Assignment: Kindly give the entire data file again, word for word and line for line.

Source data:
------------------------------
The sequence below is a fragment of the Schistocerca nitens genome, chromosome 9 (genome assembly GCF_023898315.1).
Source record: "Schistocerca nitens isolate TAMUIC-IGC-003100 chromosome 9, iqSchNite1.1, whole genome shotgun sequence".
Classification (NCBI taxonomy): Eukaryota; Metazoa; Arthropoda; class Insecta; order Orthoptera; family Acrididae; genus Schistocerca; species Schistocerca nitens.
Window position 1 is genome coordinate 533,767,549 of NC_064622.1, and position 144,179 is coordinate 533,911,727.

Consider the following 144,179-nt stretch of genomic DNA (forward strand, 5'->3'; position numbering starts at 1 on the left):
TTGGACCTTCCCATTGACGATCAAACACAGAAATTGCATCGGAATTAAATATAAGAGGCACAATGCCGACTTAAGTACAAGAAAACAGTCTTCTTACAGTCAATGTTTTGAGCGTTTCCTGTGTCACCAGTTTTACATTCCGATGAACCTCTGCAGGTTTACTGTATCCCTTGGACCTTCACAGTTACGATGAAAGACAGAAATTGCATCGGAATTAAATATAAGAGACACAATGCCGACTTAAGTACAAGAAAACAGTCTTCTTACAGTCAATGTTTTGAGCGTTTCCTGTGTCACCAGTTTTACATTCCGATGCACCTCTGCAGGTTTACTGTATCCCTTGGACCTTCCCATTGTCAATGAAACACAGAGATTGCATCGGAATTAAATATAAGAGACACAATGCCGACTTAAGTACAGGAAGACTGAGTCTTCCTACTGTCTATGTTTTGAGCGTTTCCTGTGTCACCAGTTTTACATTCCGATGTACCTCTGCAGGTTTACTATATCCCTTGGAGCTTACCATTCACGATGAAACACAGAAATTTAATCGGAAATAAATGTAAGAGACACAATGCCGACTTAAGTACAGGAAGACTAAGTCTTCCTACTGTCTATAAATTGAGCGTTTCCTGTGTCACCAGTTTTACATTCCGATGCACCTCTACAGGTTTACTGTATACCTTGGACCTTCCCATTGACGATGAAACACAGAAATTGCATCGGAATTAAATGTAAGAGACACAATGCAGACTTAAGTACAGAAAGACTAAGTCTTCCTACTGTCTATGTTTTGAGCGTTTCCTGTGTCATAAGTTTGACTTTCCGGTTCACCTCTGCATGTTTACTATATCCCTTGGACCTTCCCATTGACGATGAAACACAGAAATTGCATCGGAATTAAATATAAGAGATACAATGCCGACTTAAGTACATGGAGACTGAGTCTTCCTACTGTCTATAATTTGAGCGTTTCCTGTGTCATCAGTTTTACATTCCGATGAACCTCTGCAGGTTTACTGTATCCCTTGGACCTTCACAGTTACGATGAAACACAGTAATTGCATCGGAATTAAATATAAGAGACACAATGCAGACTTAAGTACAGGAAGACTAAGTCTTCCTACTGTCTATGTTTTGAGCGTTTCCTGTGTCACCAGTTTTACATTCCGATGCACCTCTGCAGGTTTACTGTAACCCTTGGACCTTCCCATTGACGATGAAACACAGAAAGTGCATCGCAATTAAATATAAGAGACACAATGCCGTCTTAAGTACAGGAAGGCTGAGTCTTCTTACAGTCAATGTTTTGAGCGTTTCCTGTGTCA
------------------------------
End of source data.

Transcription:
The sequence below is a fragment of the Schistocerca nitens genome, chromosome 9 (genome assembly GCF_023898315.1).
Source record: "Schistocerca nitens isolate TAMUIC-IGC-003100 chromosome 9, iqSchNite1.1, whole genome shotgun sequence".
Classification (NCBI taxonomy): Eukaryota; Metazoa; Arthropoda; class Insecta; order Orthoptera; family Acrididae; genus Schistocerca; species Schistocerca nitens.
Window position 1 is genome coordinate 533,767,549 of NC_064622.1, and position 144,179 is coordinate 533,911,727.

Consider the following 144,179-nt stretch of genomic DNA (forward strand, 5'->3'; position numbering starts at 1 on the left):
TTGGACCTTCCCATTGACGATCAAACACAGAAATTGCATCGGAATTAAATATAAGAGGCACAATGCCGACTTAAGTACAAGAAAACAGTCTTCTTACAGTCAATGTTTTGAGCGTTTCCTGTGTCACCAGTTTTACATTCCGATGAACCTCTGCAGGTTTACTGTATCCCTTGGACCTTCACAGTTACGATGAAAGACAGAAATTGCATCGGAATTAAATATAAGAGACACAATGCCGACTTAAGTACAAGAAAACAGTCTTCTTACAGTCAATGTTTTGAGCGTTTCCTGTGTCACCAGTTTTACATTCCGATGCACCTCTGCAGGTTTACTGTATCCCTTGGACCTTCCCATTGTCAATGAAACACAGAGATTGCATCGGAATTAAATATAAGAGACACAATGCCGACTTAAGTACAGGAAGACTGAGTCTTCCTACTGTCTATGTTTTGAGCGTTTCCTGTGTCACCAGTTTTACATTCCGATGTACCTCTGCAGGTTTACTATATCCCTTGGAGCTTACCATTCACGATGAAACACAGAAATTTAATCGGAAATAAATGTAAGAGACACAATGCCGACTTAAGTACAGGAAGACTAAGTCTTCCTACTGTCTATAAATTGAGCGTTTCCTGTGTCACCAGTTTTACATTCCGATGCACCTCTACAGGTTTACTGTATACCTTGGACCTTCCCATTGACGATGAAACACAGAAATTGCATCGGAATTAAATGTAAGAGACACAATGCAGACTTAAGTACAGAAAGACTAAGTCTTCCTACTGTCTATGTTTTGAGCGTTTCCTGTGTCATAAGTTTGACTTTCCGGTTCACCTCTGCATGTTTACTATATCCCTTGGACCTTCCCATTGACGATGAAACACAGAAATTGCATCGGAATTAAATATAAGAGATACAATGCCGACTTAAGTACATGGAGACTGAGTCTTCCTACTGTCTATAATTTGAGCGTTTCCTGTGTCATCAGTTTTACATTCCGATGAACCTCTGCAGGTTTACTGTATCCCTTGGACCTTCACAGTTACGATGAAACACAGTAATTGCATCGGAATTAAATATAAGAGACACAATGCAGACTTAAGTACAGGAAGACTAAGTCTTCCTACTGTCTATGTTTTGAGCGTTTCCTGTGTCACCAGTTTTACATTCCGATGCACCTCTGCAGGTTTACTGTAACCCTTGGACCTTCCCATTGACGATGAAACACAGAAAGTGCATCGCAATTAAATATAAGAGACACAATGCCGTCTTAAGTACAGGAAGGCTGAGTCTTCTTACAGTCAATGTTTTGAGCGTTTCCTGTGTCA